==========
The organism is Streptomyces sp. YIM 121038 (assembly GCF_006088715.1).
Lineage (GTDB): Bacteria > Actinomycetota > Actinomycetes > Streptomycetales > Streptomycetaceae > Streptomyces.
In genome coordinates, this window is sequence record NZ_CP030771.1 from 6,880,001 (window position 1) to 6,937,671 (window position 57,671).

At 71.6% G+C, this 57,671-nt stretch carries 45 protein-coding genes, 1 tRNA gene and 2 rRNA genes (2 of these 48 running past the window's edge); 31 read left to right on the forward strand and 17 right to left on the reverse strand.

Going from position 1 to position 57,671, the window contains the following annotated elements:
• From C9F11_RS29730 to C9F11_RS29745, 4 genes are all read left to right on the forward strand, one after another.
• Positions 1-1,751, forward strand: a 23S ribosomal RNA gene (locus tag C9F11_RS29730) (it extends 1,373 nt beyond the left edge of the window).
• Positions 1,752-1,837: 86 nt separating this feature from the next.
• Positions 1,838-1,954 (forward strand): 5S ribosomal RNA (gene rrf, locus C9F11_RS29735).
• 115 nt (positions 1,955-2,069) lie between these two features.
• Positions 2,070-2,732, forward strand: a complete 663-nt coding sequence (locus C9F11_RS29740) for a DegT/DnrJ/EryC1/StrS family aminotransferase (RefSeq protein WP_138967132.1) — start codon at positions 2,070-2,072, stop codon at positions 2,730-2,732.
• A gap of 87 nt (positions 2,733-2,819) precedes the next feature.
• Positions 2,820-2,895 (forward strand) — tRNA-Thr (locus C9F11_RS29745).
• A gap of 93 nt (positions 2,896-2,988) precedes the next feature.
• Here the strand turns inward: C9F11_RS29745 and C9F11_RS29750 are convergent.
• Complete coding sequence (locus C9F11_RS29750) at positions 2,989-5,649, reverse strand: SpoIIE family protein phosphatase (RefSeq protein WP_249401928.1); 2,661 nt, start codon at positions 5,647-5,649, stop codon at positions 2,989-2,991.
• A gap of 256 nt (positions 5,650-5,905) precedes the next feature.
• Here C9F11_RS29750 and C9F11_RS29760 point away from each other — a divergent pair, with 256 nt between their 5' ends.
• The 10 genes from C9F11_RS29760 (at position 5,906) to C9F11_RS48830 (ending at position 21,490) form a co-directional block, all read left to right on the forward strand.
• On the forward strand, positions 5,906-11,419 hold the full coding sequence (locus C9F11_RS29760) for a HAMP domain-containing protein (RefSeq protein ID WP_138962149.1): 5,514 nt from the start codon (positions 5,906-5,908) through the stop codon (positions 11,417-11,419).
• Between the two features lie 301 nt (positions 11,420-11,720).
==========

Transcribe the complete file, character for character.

The organism is Streptomyces sp. YIM 121038 (assembly GCF_006088715.1).
Lineage (GTDB): Bacteria > Actinomycetota > Actinomycetes > Streptomycetales > Streptomycetaceae > Streptomyces.
In genome coordinates, this window is sequence record NZ_CP030771.1 from 6,880,001 (window position 1) to 6,937,671 (window position 57,671).

At 71.6% G+C, this 57,671-nt stretch carries 45 protein-coding genes, 1 tRNA gene and 2 rRNA genes (2 of these 48 running past the window's edge); 31 read left to right on the forward strand and 17 right to left on the reverse strand.

Going from position 1 to position 57,671, the window contains the following annotated elements:
• From C9F11_RS29730 to C9F11_RS29745, 4 genes are all read left to right on the forward strand, one after another.
• Positions 1-1,751, forward strand: a 23S ribosomal RNA gene (locus tag C9F11_RS29730) (it extends 1,373 nt beyond the left edge of the window).
• Positions 1,752-1,837: 86 nt separating this feature from the next.
• Positions 1,838-1,954 (forward strand): 5S ribosomal RNA (gene rrf, locus C9F11_RS29735).
• 115 nt (positions 1,955-2,069) lie between these two features.
• Positions 2,070-2,732, forward strand: a complete 663-nt coding sequence (locus C9F11_RS29740) for a DegT/DnrJ/EryC1/StrS family aminotransferase (RefSeq protein WP_138967132.1) — start codon at positions 2,070-2,072, stop codon at positions 2,730-2,732.
• A gap of 87 nt (positions 2,733-2,819) precedes the next feature.
• Positions 2,820-2,895 (forward strand) — tRNA-Thr (locus C9F11_RS29745).
• A gap of 93 nt (positions 2,896-2,988) precedes the next feature.
• Here the strand turns inward: C9F11_RS29745 and C9F11_RS29750 are convergent.
• Complete coding sequence (locus C9F11_RS29750) at positions 2,989-5,649, reverse strand: SpoIIE family protein phosphatase (RefSeq protein WP_249401928.1); 2,661 nt, start codon at positions 5,647-5,649, stop codon at positions 2,989-2,991.
• A gap of 256 nt (positions 5,650-5,905) precedes the next feature.
• Here C9F11_RS29750 and C9F11_RS29760 point away from each other — a divergent pair, with 256 nt between their 5' ends.
• The 10 genes from C9F11_RS29760 (at position 5,906) to C9F11_RS48830 (ending at position 21,490) form a co-directional block, all read left to right on the forward strand.
• On the forward strand, positions 5,906-11,419 hold the full coding sequence (locus C9F11_RS29760) for a HAMP domain-containing protein (RefSeq protein ID WP_138962149.1): 5,514 nt from the start codon (positions 5,906-5,908) through the stop codon (positions 11,417-11,419).
• Between the two features lie 301 nt (positions 11,420-11,720).